Fun fact: Did you know that all cacti are actually succulents, but not all succulents are cacti? I have long been fascinated by these beautiful plants but never really understood what they were and what it takes to grow them. I spent a long time convincing myself that I would eventually kill any and all succulents that came my way, so why bother growing them? I am so glad to report that I have kept my succulents alive and thriving.
Many of you might know that growing in our area can be a little tricky, with our soils and climate. The wonderful thing about these “juicy” plants is they can be grown both indoors and outdoors here in the high desert of northern Nevada. Another perk: Succulents can be relatively low maintenance. I will provide you with some general guidelines to keep your succulents thriving, but keep in mind, different varieties may have slightly different needs.
As with all plants in your landscape, it is important to decide which to plant and where to plant them. For indoor succulents, place your succulent in a sunny location and keep your plants as close to a window as possible. Keep in mind that it is possible to sunburn your succulent, so keep a close eye on their location. If your succulent is not getting enough sunlight, you might notice that the plant starts to stretch out towards the light source. If so, move it closer to the light. For outdoor succulents, make sure to pick a spot in your garden that has as much direct sunlight as possible.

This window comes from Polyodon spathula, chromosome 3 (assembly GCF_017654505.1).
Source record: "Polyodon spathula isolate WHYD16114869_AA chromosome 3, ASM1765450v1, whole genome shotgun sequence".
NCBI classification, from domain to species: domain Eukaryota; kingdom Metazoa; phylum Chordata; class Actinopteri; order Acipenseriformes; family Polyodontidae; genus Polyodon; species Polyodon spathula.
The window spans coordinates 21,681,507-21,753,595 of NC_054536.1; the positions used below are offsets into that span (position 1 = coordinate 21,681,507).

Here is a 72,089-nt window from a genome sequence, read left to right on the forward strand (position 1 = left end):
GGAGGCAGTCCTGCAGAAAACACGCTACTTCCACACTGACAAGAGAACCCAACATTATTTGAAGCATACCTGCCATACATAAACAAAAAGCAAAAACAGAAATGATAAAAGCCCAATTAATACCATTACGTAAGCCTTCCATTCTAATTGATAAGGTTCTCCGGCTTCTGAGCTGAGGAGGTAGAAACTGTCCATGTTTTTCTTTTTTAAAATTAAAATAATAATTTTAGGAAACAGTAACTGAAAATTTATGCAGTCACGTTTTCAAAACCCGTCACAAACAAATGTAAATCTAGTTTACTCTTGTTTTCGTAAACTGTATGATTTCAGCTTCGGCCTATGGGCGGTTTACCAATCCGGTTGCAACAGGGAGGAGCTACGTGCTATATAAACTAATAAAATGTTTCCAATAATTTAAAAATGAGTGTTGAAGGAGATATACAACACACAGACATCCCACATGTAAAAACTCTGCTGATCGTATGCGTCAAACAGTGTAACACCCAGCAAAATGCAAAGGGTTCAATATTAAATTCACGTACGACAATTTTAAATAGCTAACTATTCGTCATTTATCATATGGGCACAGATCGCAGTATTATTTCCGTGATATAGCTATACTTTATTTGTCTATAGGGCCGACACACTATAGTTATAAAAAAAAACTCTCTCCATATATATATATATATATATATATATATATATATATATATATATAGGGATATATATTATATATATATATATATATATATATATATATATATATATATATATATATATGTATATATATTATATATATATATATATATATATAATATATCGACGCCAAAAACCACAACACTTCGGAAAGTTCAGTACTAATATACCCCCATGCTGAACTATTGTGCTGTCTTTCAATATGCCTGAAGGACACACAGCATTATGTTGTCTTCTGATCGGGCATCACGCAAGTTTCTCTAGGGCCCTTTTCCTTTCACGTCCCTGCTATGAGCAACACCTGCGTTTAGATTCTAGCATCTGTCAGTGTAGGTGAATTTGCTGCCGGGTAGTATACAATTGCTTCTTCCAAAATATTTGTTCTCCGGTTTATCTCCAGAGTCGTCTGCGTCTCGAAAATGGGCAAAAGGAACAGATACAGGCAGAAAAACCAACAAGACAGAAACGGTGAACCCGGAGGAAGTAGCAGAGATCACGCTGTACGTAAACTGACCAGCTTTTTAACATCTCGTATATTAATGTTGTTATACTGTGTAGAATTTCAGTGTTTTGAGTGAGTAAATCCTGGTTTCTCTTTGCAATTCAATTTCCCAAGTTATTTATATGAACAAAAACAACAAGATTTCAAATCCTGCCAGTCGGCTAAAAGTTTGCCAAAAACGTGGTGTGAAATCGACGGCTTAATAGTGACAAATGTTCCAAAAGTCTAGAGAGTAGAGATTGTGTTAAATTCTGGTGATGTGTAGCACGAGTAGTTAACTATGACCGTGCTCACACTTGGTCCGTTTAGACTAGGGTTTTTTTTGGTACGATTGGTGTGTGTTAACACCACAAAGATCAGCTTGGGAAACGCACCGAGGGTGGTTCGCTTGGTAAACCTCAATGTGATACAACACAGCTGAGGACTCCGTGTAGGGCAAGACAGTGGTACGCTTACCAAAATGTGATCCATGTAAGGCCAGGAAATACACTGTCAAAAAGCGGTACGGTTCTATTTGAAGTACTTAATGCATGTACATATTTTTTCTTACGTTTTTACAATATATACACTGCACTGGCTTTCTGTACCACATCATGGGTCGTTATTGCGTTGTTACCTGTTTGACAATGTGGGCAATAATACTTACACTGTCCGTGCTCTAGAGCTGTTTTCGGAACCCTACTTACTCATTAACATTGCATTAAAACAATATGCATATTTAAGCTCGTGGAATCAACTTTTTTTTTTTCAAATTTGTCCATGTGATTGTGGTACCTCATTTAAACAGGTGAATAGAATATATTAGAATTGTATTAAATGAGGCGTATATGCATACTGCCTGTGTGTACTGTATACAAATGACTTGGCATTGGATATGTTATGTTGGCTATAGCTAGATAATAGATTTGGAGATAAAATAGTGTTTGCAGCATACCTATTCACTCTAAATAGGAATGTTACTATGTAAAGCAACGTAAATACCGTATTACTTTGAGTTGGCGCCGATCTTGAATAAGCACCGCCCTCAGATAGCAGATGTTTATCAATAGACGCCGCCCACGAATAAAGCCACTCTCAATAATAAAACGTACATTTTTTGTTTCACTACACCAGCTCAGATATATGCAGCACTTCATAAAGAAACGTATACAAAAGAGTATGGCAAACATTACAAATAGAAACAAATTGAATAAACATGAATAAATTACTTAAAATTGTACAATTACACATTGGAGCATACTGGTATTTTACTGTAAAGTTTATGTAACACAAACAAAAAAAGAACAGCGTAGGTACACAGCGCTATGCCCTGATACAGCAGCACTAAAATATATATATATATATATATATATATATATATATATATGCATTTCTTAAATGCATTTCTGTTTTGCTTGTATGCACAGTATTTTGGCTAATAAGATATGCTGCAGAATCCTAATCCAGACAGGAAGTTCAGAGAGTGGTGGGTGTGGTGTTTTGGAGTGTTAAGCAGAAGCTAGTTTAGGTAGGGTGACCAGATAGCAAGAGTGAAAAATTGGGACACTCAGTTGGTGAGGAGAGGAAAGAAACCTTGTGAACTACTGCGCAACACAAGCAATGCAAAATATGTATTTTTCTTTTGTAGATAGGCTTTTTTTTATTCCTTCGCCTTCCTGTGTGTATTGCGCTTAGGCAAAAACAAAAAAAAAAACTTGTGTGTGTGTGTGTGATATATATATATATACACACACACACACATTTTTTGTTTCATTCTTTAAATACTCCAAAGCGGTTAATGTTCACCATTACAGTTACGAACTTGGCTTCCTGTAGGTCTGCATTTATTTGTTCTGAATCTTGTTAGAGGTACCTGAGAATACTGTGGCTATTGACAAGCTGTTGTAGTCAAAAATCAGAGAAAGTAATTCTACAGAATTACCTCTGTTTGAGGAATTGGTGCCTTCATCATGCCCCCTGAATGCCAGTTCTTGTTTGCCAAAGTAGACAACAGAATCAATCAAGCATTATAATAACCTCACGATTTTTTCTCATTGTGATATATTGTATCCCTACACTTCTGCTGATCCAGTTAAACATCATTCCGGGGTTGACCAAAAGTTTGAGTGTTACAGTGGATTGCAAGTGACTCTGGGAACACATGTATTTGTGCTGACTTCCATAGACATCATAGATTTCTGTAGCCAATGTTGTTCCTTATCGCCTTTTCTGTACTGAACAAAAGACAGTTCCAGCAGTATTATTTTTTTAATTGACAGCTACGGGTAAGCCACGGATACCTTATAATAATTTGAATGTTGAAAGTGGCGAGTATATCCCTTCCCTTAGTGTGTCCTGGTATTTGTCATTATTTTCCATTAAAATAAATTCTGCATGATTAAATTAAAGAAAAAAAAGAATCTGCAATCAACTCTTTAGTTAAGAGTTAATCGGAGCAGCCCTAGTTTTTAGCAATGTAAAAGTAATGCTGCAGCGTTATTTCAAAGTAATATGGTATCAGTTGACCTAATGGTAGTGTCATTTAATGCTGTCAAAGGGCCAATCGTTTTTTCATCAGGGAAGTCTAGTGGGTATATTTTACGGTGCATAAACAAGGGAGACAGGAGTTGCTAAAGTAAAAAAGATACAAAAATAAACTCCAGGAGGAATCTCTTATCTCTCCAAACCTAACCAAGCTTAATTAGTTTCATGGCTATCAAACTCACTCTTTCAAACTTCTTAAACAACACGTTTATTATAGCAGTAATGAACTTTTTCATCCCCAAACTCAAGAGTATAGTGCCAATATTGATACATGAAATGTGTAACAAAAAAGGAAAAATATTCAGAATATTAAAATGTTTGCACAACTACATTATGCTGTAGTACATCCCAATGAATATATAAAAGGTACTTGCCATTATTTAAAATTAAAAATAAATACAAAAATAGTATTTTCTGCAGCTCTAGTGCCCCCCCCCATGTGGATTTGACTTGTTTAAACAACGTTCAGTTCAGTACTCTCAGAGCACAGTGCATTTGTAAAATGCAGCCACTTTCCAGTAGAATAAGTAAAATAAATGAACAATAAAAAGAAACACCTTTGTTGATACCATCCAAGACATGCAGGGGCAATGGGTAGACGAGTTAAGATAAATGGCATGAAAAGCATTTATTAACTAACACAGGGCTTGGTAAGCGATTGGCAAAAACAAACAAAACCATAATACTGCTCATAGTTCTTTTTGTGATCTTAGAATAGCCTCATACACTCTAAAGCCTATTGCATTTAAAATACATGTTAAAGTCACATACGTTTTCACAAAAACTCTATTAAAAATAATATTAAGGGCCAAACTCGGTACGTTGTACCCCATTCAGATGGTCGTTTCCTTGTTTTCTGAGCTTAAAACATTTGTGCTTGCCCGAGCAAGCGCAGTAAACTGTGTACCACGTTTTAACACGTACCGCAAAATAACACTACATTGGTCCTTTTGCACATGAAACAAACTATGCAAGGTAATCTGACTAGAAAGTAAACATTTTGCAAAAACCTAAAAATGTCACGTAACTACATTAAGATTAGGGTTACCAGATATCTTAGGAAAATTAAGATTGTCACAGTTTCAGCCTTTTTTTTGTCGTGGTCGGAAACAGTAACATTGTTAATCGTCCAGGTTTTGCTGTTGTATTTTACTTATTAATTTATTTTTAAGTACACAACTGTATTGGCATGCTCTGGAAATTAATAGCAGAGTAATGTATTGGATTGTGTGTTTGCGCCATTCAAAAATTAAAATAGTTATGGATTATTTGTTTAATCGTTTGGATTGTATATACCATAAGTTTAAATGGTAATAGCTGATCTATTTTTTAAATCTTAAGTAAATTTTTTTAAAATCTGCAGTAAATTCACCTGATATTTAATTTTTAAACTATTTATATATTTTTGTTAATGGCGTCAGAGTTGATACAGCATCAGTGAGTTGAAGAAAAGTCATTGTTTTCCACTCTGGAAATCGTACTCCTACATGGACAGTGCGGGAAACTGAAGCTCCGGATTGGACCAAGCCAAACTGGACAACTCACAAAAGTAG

Many succulents can thrive in a variety of soil types, from sandy to gravelly. Typically, your soil pH should be in the range of 6.5 to 7.5. As I have learned the hard way, the biggest takeaway for growing succulents is to make sure you have well-draining soil. Overwatering succulents is a big deal and can be detrimental to their health. The roots of succulents absorb water fairly quickly; a succulent that is constantly sitting in wet soil with no drainage could be susceptible to root rot. Also avoid containers that do not allow your plant to breath. Unglazed clay pots work well.
Some of my favorite succulents are the hens-and-chicks (Sempervivum tectorum) because they are very hardy and grow beautiful rosettes; the “hen,” or original rosette, will produce baby rosettes, or the “chick.” In our Master Gardener Demonstration Garden, we have seen success with the Cooper’s hardy ice plant (Delosperma cooperi). This is a great succulent for groundcover that grows fast and produces a beautiful flower, ranging from shades of pink and purple. It will add a splash of fun texture to your garden. We have also seen beautiful results with the Sempervivum, or “Hedgehog,” succulent. This succulent will also grow smaller “Hedgehogs” that will eventually break away and roll off. You can plant these too.
There are many great resources out there to help you select your next succulent. Don’t forget to check out your local nurseries for suggestions and selections.
Leilani Konyshev is the Master Gardener Program assistant for University of Nevada Cooperative Extension in Washoe County. Have questions about your plants? Contact a master gardener at 775-336-0265 or firstname.lastname@example.org, or visit www.growyourownnevada.com.